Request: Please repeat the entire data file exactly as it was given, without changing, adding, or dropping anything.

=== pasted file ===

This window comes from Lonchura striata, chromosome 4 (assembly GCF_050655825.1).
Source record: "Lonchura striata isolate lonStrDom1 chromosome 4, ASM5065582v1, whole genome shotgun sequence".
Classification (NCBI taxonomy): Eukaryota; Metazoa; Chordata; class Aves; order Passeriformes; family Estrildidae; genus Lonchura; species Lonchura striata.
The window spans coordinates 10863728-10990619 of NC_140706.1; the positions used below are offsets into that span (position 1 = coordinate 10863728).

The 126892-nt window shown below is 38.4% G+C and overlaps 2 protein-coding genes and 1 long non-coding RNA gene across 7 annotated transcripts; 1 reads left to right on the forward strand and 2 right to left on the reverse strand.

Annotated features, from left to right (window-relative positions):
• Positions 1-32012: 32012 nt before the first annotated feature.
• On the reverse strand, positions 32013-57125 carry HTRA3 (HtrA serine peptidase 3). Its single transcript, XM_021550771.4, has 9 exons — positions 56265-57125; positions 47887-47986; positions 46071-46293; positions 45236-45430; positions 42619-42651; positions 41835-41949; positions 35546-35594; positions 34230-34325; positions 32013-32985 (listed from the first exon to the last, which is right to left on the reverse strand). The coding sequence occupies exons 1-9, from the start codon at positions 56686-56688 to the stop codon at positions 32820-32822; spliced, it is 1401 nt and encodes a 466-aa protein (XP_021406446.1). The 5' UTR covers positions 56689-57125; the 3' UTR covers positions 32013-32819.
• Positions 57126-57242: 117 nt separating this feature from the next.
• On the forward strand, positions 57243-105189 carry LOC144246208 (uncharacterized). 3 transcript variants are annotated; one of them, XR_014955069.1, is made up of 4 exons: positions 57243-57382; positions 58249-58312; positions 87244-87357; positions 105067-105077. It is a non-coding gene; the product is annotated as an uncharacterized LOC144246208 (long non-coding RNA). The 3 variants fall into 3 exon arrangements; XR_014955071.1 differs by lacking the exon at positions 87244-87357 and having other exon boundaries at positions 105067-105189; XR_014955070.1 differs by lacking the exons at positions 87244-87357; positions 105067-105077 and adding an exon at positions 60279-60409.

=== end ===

This window comes from Lonchura striata, chromosome 4 (assembly GCF_050655825.1).
Source record: "Lonchura striata isolate lonStrDom1 chromosome 4, ASM5065582v1, whole genome shotgun sequence".
Classification (NCBI taxonomy): Eukaryota; Metazoa; Chordata; class Aves; order Passeriformes; family Estrildidae; genus Lonchura; species Lonchura striata.
The window spans coordinates 10863728-10990619 of NC_140706.1; the positions used below are offsets into that span (position 1 = coordinate 10863728).

The 126892-nt window shown below is 38.4% G+C and overlaps 2 protein-coding genes and 1 long non-coding RNA gene across 7 annotated transcripts; 1 reads left to right on the forward strand and 2 right to left on the reverse strand.

Annotated features, from left to right (window-relative positions):
• Positions 1-32012: 32012 nt before the first annotated feature.
• On the reverse strand, positions 32013-57125 carry HTRA3 (HtrA serine peptidase 3). Its single transcript, XM_021550771.4, has 9 exons — positions 56265-57125; positions 47887-47986; positions 46071-46293; positions 45236-45430; positions 42619-42651; positions 41835-41949; positions 35546-35594; positions 34230-34325; positions 32013-32985 (listed from the first exon to the last, which is right to left on the reverse strand). The coding sequence occupies exons 1-9, from the start codon at positions 56686-56688 to the stop codon at positions 32820-32822; spliced, it is 1401 nt and encodes a 466-aa protein (XP_021406446.1). The 5' UTR covers positions 56689-57125; the 3' UTR covers positions 32013-32819.
• Positions 57126-57242: 117 nt separating this feature from the next.
• On the forward strand, positions 57243-105189 carry LOC144246208 (uncharacterized). 3 transcript variants are annotated; one of them, XR_014955069.1, is made up of 4 exons: positions 57243-57382; positions 58249-58312; positions 87244-87357; positions 105067-105077. It is a non-coding gene; the product is annotated as an uncharacterized LOC144246208 (long non-coding RNA). The 3 variants fall into 3 exon arrangements; XR_014955071.1 differs by lacking the exon at positions 87244-87357 and having other exon boundaries at positions 105067-105189; XR_014955070.1 differs by lacking the exons at positions 87244-87357; positions 105067-105077 and adding an exon at positions 60279-60409.